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Kerala police utilize abandoned vehicles to grow vegetables…

Thrissur: Thrissur district’s Cheruthuruthy police started growing organic vegetables in some of the abandoned, rusted vehicles in and around the compound of a police station. Rangaraj, a civil police officer who is also a farmer, takes care of the cultivation along with officers Simpson, Sudhakaran, Baby, Ranjit, Raghu and Anil.

“We had a few mini lorries that we had caught for sand and soil smuggling. Three months ago, we decided to cultivate vegetables in them. It was a successful attempt – we got our first harvest last week. We gave the vegetables to our police canteen,” Simpson PT said..

Since the cultivation was successful, the police officers plan to extend it to other vehicles too. In the first phase, they planted ladies finger, spinach and long beans. Now they plan to try growing other vegetables too. There are many other stations that do not have a clue as to what to do with the confiscated vehicles rusting in their compounds.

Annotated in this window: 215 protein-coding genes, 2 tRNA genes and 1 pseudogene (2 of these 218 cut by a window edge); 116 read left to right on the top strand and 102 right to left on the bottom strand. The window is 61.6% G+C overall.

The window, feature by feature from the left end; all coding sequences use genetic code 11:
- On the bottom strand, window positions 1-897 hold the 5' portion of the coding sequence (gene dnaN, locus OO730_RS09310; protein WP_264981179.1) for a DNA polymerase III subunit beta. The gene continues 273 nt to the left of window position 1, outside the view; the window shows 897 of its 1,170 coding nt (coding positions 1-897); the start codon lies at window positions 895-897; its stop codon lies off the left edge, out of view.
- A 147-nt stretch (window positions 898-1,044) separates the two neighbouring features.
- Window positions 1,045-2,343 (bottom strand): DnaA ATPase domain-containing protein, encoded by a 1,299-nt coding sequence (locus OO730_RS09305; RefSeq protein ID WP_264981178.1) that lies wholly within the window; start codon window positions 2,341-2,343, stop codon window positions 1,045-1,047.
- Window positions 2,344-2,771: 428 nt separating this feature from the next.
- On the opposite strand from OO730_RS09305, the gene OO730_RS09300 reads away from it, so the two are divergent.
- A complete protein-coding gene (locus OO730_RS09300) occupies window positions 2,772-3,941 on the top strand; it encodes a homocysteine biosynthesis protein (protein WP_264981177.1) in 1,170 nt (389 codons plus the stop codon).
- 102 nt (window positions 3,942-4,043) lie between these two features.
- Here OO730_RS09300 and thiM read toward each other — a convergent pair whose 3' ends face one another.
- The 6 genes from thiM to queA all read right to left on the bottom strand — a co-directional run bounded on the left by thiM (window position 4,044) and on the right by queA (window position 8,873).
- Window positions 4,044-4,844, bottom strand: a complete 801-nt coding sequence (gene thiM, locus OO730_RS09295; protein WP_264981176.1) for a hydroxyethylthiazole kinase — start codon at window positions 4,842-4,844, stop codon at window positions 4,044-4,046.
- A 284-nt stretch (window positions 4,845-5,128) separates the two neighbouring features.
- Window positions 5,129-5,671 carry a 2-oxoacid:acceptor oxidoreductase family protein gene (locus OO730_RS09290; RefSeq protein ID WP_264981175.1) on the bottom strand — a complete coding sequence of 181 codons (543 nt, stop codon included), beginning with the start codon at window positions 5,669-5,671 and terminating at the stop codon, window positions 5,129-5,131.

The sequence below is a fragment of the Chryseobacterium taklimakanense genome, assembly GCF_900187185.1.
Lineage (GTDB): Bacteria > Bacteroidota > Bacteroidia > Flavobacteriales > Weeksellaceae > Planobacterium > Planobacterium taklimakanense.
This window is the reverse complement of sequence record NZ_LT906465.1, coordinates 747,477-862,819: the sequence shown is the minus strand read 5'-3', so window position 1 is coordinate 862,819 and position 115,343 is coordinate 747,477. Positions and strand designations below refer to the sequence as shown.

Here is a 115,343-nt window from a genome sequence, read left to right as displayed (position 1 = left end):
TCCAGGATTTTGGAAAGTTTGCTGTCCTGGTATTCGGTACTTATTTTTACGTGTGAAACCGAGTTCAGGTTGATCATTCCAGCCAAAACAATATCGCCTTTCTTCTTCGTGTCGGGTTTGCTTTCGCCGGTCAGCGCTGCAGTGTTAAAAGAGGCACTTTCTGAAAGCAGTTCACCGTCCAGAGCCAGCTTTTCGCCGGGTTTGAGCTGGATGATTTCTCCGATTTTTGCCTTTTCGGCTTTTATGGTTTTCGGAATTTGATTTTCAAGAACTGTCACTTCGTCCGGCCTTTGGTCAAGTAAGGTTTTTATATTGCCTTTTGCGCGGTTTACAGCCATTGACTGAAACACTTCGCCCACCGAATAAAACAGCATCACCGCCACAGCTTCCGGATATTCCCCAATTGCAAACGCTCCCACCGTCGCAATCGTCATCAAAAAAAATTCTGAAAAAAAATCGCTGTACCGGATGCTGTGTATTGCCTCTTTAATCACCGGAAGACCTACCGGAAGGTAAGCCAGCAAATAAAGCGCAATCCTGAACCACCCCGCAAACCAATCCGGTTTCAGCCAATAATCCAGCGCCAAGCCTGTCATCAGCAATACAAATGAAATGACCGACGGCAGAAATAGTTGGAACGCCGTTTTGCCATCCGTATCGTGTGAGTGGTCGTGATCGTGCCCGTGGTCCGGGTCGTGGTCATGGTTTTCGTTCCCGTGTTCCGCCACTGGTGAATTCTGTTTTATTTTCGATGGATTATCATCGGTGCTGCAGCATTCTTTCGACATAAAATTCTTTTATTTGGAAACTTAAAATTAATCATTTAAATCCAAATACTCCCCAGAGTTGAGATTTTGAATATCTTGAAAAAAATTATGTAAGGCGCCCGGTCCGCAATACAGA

“If a vehicle is seized for some illegal activity, its owners will never want to claim it, usually only the driver would be caught. In the case of accident vehicles, many times they are not taken back by owners even after a court order because they might have lost their loved ones in the accident and don’t want to think about it. In other cases, it might take a few years to get a verdict and by then the vehicle would have rusted and become useless, so nobody wants to take it back. SHOs are responsible for auctioning the vehicles, but we need a lot of legal clearances to do that. It’s not easy, so these vehicles remain here for years. There are many stations in the state that have turned into a junkyard,” the officer said.


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